(CNN)Major League Baseball celebrated Black History Month this year by merging America's favorite pastime with art.
The MLB commissioned 10 artists to celebrate the careers of legendary Black baseball players, in an effort to "honor the past and current game changers in baseball," said Barbara McHugh, MLB's senior vice president of marketing.
"We also wanted to use this as a moment to really get visibility to some of the future cultural game changers," McHugh told CNN.
The players honored this past month include: Jackie Robinson, who played for the Brooklyn Dodgers from 1947-1956; Hank Aaron, who played in the MLB from 1952-1976; CC Sabathia, who played in the MLB from 2001-2019; Joe Morgan, who played in the MLB from 1963-1984; Ken Griffey Jr., who played in the MLB from 1989-2010; Bob Gibson, who played for the St. Louis Cardinals from 1959 to 1975; Rickey Henderson who played in the league from 1979-2003; Josh Gibson, who played in the Negro Baseball League from 1930-1946; Satchel Paige, who played in the Negro Baseball League from 1926-1950, then played in the MLB 1948-1965; and Mookie Betts, who currently plays for the Los Angeles Dodgers.
Artists Karabo Poppy Moletsane, Steeve Verna, Jerry Jones Jr., Oldemannwilly, Matthew Clayburn, Jaurice Jones, Sean Cuttino, Ashley Pinklomein Price, Frank Morrison and King Saladeen were each were assigned one player to honor in their pieces.
Project highlights players' cultural impact
It was important for the project to "put an emphasis on the cultural impact that (the honored MLB players) had on the game, and also their impact on the next generation," McHugh said.
Baseball may have been one of the first professional sports leagues to integrate, but it continues to reckon with the racism of its past.
For decades, MLB owners colluded to prevent the signing of any Black players, who ended up forming their own leagues commonly known as the Negro Leagues. That changed in 1946, when Brooklyn Dodgers owner and general manager Branch Rickey signed Negro Leaguer Jackie Robinson, who became the first Black major leaguer in 1947.
Last year, MLB teams and players used Opening Day to place Black Lives Matters center stage.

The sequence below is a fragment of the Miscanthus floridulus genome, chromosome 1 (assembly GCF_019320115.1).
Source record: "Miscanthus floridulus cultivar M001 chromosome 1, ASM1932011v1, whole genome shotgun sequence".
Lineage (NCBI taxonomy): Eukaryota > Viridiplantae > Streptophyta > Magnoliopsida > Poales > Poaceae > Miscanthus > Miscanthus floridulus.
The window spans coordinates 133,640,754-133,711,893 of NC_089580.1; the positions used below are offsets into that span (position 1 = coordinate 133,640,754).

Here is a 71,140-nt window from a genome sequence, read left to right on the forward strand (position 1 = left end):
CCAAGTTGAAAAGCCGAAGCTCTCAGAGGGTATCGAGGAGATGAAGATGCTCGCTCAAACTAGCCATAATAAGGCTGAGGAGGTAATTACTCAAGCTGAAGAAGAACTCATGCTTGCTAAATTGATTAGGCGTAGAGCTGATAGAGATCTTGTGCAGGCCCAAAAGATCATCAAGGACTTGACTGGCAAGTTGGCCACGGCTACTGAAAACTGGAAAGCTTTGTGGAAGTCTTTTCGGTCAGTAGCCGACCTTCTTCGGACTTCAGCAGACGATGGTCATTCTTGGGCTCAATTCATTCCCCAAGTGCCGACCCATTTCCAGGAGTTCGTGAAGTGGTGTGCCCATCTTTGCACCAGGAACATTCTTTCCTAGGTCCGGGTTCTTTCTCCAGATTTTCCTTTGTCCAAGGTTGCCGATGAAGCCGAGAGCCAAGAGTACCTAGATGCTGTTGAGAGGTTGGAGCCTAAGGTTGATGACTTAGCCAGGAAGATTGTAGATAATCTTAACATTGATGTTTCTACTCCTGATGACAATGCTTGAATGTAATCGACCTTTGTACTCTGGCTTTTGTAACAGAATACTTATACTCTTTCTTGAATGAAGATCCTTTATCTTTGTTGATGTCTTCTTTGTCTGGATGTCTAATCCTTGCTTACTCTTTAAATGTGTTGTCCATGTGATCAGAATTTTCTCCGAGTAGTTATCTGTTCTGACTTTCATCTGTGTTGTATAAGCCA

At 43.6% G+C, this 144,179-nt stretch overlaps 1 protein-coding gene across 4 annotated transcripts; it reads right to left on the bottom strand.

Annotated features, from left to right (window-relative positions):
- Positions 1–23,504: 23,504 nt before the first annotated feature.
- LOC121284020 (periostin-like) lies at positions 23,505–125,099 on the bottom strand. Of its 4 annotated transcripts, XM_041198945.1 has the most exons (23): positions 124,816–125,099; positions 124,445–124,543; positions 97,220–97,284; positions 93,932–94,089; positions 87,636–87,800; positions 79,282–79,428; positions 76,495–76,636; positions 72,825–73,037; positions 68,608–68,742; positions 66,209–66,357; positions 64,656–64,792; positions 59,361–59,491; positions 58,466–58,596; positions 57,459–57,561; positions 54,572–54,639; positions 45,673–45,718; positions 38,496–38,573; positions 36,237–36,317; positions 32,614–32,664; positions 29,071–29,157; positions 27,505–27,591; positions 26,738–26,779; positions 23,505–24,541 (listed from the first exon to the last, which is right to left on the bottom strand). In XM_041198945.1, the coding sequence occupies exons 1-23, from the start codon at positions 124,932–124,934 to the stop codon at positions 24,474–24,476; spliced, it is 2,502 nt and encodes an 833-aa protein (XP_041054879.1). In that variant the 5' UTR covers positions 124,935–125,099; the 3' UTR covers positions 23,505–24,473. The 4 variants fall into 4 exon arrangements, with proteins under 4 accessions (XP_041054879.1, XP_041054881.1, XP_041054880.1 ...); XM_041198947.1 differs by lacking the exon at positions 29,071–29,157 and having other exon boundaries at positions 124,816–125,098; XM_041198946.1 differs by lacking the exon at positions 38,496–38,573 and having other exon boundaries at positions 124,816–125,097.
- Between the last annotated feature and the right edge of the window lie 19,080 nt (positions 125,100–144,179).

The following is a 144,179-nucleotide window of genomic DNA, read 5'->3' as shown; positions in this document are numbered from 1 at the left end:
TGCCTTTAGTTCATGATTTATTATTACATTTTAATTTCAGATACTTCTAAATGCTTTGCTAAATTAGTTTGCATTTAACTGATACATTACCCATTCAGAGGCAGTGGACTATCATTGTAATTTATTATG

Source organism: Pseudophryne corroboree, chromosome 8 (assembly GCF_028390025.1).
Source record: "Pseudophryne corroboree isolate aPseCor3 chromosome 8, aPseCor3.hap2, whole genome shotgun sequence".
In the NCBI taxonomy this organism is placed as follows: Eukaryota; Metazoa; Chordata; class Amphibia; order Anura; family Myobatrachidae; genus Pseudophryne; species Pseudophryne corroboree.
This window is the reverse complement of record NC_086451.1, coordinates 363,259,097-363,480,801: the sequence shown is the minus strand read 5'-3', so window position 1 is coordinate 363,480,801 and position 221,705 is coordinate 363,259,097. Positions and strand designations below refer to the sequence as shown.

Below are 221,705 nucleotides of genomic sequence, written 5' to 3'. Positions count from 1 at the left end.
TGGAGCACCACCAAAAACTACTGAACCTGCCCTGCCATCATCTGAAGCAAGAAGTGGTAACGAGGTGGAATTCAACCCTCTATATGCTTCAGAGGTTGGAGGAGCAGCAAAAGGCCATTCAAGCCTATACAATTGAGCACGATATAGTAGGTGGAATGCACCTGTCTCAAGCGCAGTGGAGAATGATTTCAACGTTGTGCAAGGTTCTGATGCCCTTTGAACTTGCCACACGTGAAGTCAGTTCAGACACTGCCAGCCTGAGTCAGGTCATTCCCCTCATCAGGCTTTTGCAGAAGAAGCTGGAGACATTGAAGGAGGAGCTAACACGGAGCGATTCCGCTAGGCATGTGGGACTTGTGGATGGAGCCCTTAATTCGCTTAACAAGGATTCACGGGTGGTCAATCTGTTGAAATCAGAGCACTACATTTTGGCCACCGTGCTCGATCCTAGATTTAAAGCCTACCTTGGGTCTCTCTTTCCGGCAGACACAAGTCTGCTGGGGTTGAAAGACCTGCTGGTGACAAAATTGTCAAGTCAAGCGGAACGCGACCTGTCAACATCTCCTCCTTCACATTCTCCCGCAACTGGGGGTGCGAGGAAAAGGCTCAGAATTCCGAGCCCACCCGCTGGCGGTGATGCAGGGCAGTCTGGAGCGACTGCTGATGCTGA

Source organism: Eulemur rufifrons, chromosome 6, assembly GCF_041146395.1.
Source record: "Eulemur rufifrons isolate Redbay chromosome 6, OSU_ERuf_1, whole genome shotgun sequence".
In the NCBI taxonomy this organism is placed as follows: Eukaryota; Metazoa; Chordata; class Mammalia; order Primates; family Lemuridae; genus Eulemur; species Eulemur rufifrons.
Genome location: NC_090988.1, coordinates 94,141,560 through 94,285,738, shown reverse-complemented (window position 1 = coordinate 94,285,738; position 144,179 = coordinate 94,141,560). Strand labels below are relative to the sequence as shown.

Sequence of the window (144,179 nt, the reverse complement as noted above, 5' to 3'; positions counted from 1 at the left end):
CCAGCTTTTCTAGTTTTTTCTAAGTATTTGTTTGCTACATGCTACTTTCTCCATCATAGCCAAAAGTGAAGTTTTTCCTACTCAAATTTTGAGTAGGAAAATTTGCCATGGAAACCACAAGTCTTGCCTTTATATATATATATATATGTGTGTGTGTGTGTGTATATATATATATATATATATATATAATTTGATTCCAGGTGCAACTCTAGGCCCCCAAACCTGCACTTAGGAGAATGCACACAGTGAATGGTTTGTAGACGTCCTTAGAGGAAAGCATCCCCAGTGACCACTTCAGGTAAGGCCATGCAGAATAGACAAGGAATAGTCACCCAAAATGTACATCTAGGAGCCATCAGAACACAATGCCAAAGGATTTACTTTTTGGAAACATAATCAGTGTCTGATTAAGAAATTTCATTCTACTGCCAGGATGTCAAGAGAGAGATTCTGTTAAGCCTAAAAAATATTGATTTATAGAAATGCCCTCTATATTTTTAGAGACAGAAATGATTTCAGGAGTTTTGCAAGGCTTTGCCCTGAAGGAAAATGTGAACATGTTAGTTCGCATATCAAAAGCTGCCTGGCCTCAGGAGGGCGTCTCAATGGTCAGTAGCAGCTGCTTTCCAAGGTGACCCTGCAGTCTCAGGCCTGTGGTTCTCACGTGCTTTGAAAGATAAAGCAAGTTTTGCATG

For the family members of those honored by the MLB, the art served as a nice tribute.
"I appreciate this kind of acknowledgment," Linda Paige-Shelby, daughter of Satchel Paige, told CNN. "It's extremely important to have this kind of representation. And then to use my dad as the symbol is amazing."
Paige-Shelby described her father as loving and humble, always keeping his family close to him. He, at the same time, understood the importance of his contribution to the game and the role he played in changing it, she said.
"He was very much aware of racism," Paige-Shelby said. "And he defeated racism with every game, 100%, to show the world that he was just as good as the players in the major league."
Paige-Shelby also described her father as an oak tree.
He was "deeply rooted and couldn't be moved by racist taunts," she said. "He always stood for what he was, and he showed that not only with strength, but with courage."
Artists aimed to honor players' strength
Paige's strength and courage is something that graphic designer and illustrator Karabo Poppy Moletsane wanted to make sure to highlight in her piece.
The South African artist said she saw this as an opportunity to learn more about one of the most iconic baseball heroes.
"Telling the story of one of the most incredible pitchers of all time was something that had a lot of weight to it," Moletsane said. "So I wanted to make it something that honored not just his skill, but how he was adamant about changing the current condition and situation within baseball at the time."
To see all the art pieces made for the project, check out MLB's Instagram page.